You know how dogs and cats really don’t get along? Do you know who’s even worse than cats and dogs? Bing and Google. There are times when I’m pretty sure one or the other is literally trying to bite the other’s head off. Take, for example, the forceful statements from Google which stated that Bing was cheating by stealing Google results, or Microsoft’s repeated statements that Google is using outmoded formats for search. It’s a little surprising, then, to see Bing and Google work together – along with Yahoo! representatives – for a collaborative project. That project is schema.org, a markup education and standardization resource for webmasters.
Data markup is a tool used to provide rich data in the search sites, with examples including reviews, recipes, and events that you can see and interact with directly from the SERP. The search engines have used independent versions of markup for their search sites and have provided some resources for webmasters who want to be a part of this rich content. However, as Google Fellow Ramanathan Guha puts it, “adding markup is much harder if every search engine asks for data in a different way.”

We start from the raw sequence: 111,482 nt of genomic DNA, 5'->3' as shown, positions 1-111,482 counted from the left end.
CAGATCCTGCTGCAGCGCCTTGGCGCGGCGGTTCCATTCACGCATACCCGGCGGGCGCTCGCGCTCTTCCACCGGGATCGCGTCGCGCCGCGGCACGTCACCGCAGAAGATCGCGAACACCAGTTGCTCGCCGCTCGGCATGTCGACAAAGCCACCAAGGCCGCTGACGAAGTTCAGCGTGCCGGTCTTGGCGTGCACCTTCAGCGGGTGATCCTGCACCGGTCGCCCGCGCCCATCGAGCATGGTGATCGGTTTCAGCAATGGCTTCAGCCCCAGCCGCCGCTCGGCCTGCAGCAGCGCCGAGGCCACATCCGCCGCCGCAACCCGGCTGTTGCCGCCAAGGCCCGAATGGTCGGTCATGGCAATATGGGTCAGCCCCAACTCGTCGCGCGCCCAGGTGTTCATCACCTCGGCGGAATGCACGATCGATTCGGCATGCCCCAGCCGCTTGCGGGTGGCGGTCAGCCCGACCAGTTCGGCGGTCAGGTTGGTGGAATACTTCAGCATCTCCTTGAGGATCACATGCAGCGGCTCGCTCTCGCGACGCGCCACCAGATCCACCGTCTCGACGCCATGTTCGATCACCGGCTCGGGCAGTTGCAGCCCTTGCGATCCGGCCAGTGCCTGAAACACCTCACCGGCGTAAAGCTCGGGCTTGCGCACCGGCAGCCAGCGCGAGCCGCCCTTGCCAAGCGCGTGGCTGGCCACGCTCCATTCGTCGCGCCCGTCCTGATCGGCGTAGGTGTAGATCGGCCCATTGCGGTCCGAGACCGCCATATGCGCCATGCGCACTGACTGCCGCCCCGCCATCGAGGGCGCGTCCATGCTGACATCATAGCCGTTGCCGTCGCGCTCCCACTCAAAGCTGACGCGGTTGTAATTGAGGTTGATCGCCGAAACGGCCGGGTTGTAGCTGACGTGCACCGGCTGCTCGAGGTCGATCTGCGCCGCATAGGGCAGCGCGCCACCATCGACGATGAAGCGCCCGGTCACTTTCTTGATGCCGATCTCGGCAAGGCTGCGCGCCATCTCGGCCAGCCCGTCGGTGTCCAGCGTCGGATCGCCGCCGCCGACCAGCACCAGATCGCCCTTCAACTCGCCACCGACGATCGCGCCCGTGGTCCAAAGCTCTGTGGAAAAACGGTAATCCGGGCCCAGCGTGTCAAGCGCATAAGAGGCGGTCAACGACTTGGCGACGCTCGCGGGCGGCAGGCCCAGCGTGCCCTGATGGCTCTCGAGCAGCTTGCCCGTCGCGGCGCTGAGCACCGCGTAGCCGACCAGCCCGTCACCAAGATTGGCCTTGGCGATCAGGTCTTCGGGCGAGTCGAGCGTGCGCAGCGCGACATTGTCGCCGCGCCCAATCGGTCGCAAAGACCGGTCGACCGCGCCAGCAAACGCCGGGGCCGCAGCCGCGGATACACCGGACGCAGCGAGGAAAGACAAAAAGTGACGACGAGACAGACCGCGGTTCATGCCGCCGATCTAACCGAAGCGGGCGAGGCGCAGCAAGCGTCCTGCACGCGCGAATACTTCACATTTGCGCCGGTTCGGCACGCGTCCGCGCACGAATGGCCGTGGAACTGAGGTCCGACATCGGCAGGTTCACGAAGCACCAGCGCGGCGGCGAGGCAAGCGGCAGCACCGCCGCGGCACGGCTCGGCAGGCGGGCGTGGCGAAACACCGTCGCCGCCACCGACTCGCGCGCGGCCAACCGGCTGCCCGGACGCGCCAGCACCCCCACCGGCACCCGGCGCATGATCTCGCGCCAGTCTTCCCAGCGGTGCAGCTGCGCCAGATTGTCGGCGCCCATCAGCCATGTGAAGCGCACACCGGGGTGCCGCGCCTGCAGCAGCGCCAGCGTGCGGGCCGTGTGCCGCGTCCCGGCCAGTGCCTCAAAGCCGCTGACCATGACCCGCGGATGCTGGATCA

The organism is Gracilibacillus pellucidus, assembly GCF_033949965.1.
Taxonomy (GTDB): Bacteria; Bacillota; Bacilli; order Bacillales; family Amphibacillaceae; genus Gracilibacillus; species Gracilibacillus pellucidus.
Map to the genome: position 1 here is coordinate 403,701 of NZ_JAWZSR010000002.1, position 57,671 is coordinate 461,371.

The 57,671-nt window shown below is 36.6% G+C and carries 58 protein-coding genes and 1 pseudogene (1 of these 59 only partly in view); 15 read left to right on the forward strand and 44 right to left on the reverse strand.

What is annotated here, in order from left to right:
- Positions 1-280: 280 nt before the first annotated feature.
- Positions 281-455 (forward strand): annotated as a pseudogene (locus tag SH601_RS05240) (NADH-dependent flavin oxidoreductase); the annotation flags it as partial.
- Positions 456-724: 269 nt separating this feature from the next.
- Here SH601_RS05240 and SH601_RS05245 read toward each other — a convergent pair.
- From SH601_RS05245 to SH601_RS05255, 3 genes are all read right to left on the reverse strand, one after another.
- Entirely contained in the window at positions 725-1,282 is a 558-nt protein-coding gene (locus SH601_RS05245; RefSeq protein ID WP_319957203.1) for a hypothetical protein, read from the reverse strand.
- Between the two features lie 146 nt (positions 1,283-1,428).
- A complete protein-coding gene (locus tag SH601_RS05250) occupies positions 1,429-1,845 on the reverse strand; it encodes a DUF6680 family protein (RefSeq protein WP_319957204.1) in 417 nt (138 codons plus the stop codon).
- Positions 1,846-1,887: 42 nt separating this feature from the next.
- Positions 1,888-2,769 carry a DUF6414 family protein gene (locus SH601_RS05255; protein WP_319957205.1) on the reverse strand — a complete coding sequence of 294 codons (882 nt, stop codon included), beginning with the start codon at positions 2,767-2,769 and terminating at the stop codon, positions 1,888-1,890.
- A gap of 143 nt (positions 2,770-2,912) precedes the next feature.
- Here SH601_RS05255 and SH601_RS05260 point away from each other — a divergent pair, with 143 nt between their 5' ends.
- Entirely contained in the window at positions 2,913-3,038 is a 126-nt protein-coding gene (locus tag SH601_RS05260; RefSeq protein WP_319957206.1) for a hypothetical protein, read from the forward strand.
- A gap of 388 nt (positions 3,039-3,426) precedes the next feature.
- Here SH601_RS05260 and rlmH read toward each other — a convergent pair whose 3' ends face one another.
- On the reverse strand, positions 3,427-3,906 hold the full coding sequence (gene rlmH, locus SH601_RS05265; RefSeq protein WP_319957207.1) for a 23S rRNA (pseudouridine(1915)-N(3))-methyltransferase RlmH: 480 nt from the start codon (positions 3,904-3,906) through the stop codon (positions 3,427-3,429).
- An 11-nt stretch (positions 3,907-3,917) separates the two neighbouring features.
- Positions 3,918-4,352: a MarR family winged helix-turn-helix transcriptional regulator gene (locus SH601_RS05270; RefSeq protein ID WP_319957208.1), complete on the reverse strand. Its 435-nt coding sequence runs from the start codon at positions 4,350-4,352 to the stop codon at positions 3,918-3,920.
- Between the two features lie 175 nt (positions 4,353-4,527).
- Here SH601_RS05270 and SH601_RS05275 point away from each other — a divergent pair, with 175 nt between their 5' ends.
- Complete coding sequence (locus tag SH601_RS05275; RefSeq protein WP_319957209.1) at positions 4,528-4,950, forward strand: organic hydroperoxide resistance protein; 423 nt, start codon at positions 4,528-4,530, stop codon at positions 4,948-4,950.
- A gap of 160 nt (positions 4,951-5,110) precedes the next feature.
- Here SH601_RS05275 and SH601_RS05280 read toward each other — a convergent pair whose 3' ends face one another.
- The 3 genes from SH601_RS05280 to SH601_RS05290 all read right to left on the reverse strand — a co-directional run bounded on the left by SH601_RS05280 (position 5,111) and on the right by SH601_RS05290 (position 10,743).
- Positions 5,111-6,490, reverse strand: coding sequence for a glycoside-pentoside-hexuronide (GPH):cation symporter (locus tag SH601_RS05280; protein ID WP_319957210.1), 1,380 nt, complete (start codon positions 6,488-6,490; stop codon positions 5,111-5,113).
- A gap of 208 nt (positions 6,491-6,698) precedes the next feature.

That’s why schema.org was created: as a medium for standardizing practices so that results on Google, Bing, and Yahoo! can all take advantage of the rich content provided by webmasters, and as an official outlet for providing webmasters with up-to-date information on markup language, new markup categories, and more.
Markup on the whole is a project that’s had more than a few notable contributors, including linkeddata.org, dbpedia.org, SDSSSkyserver, and Cyc. The consolidation of information and the push for readily available markup data is almost guaranteed to be successful thanks to schema.org, however, since the search sites behind it represent more than 90% of monthly search traffic.
[via Inside Search]